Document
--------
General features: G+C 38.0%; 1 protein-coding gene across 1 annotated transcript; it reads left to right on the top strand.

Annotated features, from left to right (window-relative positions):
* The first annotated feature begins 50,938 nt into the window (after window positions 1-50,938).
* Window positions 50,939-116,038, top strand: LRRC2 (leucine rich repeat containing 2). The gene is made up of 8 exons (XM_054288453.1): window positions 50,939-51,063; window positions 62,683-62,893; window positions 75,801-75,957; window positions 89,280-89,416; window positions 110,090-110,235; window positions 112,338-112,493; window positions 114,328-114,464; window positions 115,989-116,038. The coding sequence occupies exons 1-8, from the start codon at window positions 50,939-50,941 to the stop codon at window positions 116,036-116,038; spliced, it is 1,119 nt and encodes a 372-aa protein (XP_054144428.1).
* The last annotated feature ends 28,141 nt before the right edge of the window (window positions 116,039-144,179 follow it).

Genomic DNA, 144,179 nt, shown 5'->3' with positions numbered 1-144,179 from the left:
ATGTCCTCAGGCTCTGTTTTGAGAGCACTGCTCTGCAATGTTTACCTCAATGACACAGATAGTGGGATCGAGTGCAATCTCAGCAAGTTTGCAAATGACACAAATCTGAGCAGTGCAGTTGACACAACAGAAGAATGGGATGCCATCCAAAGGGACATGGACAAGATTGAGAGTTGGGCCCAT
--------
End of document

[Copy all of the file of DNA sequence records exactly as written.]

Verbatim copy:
General features: G+C 38.0%; 1 protein-coding gene across 1 annotated transcript; it reads left to right on the top strand.

Annotated features, from left to right (window-relative positions):
* The first annotated feature begins 50,938 nt into the window (after window positions 1-50,938).
* Window positions 50,939-116,038, top strand: LRRC2 (leucine rich repeat containing 2). The gene is made up of 8 exons (XM_054288453.1): window positions 50,939-51,063; window positions 62,683-62,893; window positions 75,801-75,957; window positions 89,280-89,416; window positions 110,090-110,235; window positions 112,338-112,493; window positions 114,328-114,464; window positions 115,989-116,038. The coding sequence occupies exons 1-8, from the start codon at window positions 50,939-50,941 to the stop codon at window positions 116,036-116,038; spliced, it is 1,119 nt and encodes a 372-aa protein (XP_054144428.1).
* The last annotated feature ends 28,141 nt before the right edge of the window (window positions 116,039-144,179 follow it).

Genomic DNA, 144,179 nt, shown 5'->3' with positions numbered 1-144,179 from the left:
ATGTCCTCAGGCTCTGTTTTGAGAGCACTGCTCTGCAATGTTTACCTCAATGACACAGATAGTGGGATCGAGTGCAATCTCAGCAAGTTTGCAAATGACACAAATCTGAGCAGTGCAGTTGACACAACAGAAGAATGGGATGCCATCCAAAGGGACATGGACAAGATTGAGAGTTGGGCCCAT